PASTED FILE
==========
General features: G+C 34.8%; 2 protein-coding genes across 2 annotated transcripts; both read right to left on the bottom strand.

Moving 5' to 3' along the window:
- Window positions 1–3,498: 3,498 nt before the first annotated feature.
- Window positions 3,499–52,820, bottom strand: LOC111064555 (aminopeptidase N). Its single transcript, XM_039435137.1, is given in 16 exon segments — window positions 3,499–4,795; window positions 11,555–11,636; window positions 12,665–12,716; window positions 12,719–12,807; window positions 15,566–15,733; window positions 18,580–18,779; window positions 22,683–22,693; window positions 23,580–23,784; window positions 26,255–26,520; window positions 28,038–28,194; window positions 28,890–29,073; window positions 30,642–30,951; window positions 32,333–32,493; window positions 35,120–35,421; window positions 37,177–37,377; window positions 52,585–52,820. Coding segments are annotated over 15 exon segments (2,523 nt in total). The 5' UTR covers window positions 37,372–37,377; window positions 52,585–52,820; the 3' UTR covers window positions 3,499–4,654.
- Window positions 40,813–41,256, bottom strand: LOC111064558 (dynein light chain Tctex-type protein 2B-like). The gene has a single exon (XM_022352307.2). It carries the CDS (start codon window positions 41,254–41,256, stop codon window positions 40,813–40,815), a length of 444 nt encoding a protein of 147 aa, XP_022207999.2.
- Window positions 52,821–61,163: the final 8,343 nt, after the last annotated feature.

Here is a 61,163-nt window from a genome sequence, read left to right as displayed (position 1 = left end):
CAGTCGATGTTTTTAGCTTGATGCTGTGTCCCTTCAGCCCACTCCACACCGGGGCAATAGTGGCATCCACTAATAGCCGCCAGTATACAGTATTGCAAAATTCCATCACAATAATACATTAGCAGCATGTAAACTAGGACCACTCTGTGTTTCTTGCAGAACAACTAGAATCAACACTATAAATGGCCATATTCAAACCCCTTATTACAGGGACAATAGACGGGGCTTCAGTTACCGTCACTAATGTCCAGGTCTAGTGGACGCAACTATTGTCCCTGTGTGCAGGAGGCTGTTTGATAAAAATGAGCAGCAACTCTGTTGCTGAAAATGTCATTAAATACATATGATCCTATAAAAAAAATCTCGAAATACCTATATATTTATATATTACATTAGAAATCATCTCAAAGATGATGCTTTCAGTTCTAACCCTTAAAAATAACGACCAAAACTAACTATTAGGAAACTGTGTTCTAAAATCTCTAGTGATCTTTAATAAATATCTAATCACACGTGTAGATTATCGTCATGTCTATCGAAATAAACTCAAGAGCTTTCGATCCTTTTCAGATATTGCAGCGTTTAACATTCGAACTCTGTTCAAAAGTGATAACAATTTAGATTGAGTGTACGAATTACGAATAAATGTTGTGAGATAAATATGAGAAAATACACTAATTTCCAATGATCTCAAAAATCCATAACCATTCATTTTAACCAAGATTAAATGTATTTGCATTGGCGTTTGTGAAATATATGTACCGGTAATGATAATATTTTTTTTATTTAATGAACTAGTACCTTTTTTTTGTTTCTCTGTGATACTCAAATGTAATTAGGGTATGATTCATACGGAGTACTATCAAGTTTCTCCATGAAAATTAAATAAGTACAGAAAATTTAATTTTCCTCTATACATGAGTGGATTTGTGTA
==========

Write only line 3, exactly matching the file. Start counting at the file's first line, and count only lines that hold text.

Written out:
- Window positions 1–3,498: 3,498 nt before the first annotated feature.